Where would you like to see the competition for ideas in five year’s time?

    In the coming years, we would like to appeal to even more specific target groups who have excelled in their highly creative submissions. L&R’s initiative of a Special Award in Medicine is a good example. We would like to focus in on medics, as we have repeatedly seen really exciting ideas from this group with a great deal of potential. This leads us on to another question entirely, however: How can we as university forge links, and expand our networks even further? We would also like to position the Rhineland-Palatinate Competition for Ideas even more clearly as a brand from a marketing strategy perspective. We are convinced that we a far from exhausting our idea-generating potential, which has only grown year-on-year. In the future we would also be delighted to see cooperation with companies from the “crowd ideation” sector. We would look to advertise selected issues or problems for the different companies, and help them to find new talent for idea generation.

    “I have been astounded by the commitment of all those involved in organising the project, as well as the participants. We also want to promote ideas coming from school pupils, students, and from anyone else who is coming up with new ideas. For this reason, we are offering a Special Award in Medicine as part of the “Rhineland-Palatinate Competition for Ideas”, which was granted for the first time in 2019. As one of the benefactors in the area of universities, economics and management, we are delighted to take on responsibility for promoting a culture of innovation.” 

    Wolfgang Süßle, CEO of the L&R Group

    Special Award in Medicine for the submission “Antimicrobial, tissue-regenerating laminates for regenerative medicine”

    The Special Award in Medicine 2019 was awarded by L&R to Dr. Ulrike Ritz of the Centre for Orthopaedics and Trauma Surgery (Mainz University Hospital).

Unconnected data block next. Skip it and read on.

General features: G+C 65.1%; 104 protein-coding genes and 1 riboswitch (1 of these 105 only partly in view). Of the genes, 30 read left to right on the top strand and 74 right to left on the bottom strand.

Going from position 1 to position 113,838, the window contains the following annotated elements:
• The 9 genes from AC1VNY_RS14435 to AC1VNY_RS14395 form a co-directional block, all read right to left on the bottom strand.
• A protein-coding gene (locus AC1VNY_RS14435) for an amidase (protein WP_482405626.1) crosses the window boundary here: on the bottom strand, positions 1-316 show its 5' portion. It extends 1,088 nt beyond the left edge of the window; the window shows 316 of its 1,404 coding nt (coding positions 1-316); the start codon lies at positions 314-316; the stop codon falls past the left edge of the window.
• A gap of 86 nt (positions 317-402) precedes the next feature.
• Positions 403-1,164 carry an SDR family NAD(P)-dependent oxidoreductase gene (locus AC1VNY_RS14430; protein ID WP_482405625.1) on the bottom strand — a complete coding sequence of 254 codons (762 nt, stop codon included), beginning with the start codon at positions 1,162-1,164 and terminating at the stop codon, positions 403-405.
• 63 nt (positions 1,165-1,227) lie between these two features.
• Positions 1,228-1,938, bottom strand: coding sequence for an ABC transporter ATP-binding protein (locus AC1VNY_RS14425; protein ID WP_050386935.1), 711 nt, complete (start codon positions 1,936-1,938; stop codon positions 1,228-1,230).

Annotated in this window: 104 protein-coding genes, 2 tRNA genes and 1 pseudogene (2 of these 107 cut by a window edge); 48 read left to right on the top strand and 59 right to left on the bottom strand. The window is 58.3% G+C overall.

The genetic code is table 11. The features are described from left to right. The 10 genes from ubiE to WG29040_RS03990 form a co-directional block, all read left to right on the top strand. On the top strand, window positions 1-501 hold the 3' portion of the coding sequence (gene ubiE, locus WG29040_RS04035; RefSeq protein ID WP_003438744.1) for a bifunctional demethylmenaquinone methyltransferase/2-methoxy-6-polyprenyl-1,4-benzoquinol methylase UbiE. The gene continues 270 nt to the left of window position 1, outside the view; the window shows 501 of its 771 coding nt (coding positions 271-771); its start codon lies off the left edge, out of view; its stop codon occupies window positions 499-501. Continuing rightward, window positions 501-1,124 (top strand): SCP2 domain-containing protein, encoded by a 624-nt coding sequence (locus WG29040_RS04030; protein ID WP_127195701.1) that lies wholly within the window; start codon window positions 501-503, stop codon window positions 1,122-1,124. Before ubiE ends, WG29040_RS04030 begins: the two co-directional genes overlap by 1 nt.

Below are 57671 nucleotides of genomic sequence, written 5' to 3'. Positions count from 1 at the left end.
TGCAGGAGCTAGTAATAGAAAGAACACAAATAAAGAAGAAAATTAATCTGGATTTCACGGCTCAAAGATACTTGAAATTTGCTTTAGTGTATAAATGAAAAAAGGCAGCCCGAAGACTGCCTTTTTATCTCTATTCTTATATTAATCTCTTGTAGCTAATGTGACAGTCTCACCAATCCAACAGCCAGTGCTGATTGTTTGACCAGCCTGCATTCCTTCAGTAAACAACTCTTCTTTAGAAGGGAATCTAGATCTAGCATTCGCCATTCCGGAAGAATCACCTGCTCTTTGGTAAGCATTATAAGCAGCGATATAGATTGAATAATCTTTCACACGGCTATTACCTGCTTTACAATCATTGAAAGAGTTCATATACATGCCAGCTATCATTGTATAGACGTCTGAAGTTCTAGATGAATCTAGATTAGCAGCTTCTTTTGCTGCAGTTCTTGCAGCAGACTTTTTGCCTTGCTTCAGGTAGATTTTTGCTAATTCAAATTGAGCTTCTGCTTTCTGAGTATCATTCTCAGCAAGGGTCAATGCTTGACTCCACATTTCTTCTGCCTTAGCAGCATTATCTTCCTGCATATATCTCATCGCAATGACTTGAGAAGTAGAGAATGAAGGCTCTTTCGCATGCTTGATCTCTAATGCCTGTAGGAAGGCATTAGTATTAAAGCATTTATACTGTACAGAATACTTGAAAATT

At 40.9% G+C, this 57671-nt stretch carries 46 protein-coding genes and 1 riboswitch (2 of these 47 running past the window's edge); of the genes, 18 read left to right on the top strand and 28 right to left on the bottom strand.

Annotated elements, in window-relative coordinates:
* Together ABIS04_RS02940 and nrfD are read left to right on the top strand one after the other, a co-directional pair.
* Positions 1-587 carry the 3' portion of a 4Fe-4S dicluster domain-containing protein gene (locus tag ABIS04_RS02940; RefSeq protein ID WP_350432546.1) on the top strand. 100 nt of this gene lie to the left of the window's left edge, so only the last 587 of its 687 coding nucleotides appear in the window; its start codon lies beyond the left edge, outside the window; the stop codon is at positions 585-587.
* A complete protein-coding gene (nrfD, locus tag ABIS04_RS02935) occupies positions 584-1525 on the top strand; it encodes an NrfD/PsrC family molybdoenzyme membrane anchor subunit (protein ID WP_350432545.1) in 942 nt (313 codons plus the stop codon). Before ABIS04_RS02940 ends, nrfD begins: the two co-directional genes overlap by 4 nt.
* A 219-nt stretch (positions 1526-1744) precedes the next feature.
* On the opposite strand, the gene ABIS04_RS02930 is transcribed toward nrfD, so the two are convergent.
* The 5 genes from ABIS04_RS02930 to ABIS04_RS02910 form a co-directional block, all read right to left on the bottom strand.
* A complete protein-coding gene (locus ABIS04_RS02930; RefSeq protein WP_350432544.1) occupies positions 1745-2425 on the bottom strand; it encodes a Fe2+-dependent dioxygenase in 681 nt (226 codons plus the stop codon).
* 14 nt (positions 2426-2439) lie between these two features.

The short description reads as follows: “Large wounds and open fractures such as those we frequently encounter following severe accidents continue to represent a serious problem for surgeons as they must work to prevent infections from taking hold whilst at the same time speeding up the process of vascularisation and tissue regeneration. Our wound dressing, constructed as a collagen-based laminate, can address each patient’s individual needs following an accident. The layered dressing material contains an antimicrobial substance in its upper layers, e.g. an antibiotic, in order to prevent possible infections; its lower layers contain biologically-active proteins which promote vascularisation and/or tissue regeneration, e.g. new formation of bone.

    The surgeon can apply these layers individually to the patient, adapting the composition of layers depending on the specific type and severity of injury. Laminates for the treatment of wounds are already being used nowadays, but none that release indivdually selectable substances as part of regenerative medical care.” The main factor for receiving the award was the novelty of the idea that could well form the basis for an innovative treatment approach. The project is still in its early development phase, and the experienced working group, with its focus on scientific innovation, is working on further developing the idea for future practical applications.